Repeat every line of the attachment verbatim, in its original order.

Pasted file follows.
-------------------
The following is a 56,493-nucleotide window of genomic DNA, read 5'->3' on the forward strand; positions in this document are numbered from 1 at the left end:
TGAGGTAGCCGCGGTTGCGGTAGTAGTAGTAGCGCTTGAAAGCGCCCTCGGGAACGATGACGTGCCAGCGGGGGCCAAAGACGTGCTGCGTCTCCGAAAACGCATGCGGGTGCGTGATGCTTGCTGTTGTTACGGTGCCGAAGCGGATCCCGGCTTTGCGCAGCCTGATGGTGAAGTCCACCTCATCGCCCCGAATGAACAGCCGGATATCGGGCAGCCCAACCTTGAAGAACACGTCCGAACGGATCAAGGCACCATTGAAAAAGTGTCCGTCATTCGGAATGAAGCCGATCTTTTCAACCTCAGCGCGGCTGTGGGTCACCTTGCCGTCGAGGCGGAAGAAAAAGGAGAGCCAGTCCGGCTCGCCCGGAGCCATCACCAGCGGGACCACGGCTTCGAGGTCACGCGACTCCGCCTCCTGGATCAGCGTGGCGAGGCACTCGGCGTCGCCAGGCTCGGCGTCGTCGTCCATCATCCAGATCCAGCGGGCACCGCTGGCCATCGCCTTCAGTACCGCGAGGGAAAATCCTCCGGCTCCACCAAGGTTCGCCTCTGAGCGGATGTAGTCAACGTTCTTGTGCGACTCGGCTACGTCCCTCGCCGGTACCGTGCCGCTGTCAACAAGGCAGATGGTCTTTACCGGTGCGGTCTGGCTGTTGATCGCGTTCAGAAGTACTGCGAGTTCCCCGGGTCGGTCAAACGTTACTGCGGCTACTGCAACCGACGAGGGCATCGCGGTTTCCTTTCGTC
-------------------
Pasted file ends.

The following is a 56,493-nucleotide window of genomic DNA, read 5'->3' on the forward strand; positions in this document are numbered from 1 at the left end:
TGAGGTAGCCGCGGTTGCGGTAGTAGTAGTAGCGCTTGAAAGCGCCCTCGGGAACGATGACGTGCCAGCGGGGGCCAAAGACGTGCTGCGTCTCCGAAAACGCATGCGGGTGCGTGATGCTTGCTGTTGTTACGGTGCCGAAGCGGATCCCGGCTTTGCGCAGCCTGATGGTGAAGTCCACCTCATCGCCCCGAATGAACAGCCGGATATCGGGCAGCCCAACCTTGAAGAACACGTCCGAACGGATCAAGGCACCATTGAAAAAGTGTCCGTCATTCGGAATGAAGCCGATCTTTTCAACCTCAGCGCGGCTGTGGGTCACCTTGCCGTCGAGGCGGAAGAAAAAGGAGAGCCAGTCCGGCTCGCCCGGAGCCATCACCAGCGGGACCACGGCTTCGAGGTCACGCGACTCCGCCTCCTGGATCAGCGTGGCGAGGCACTCGGCGTCGCCAGGCTCGGCGTCGTCGTCCATCATCCAGATCCAGCGGGCACCGCTGGCCATCGCCTTCAGTACCGCGAGGGAAAATCCTCCGGCTCCACCAAGGTTCGCCTCTGAGCGGATGTAGTCAACGTTCTTGTGCGACTCGGCTACGTCCCTCGCCGGTACCGTGCCGCTGTCAACAAGGCAGATGGTCTTTACCGGTGCGGTCTGGCTGTTGATCGCGTTCAGAAGTACTGCGAGTTCCCCGGGTCGGTCAAACGTTACTGCGGCTACTGCAACCGACGAGGGCATCGCGGTTTCCTTTCGTC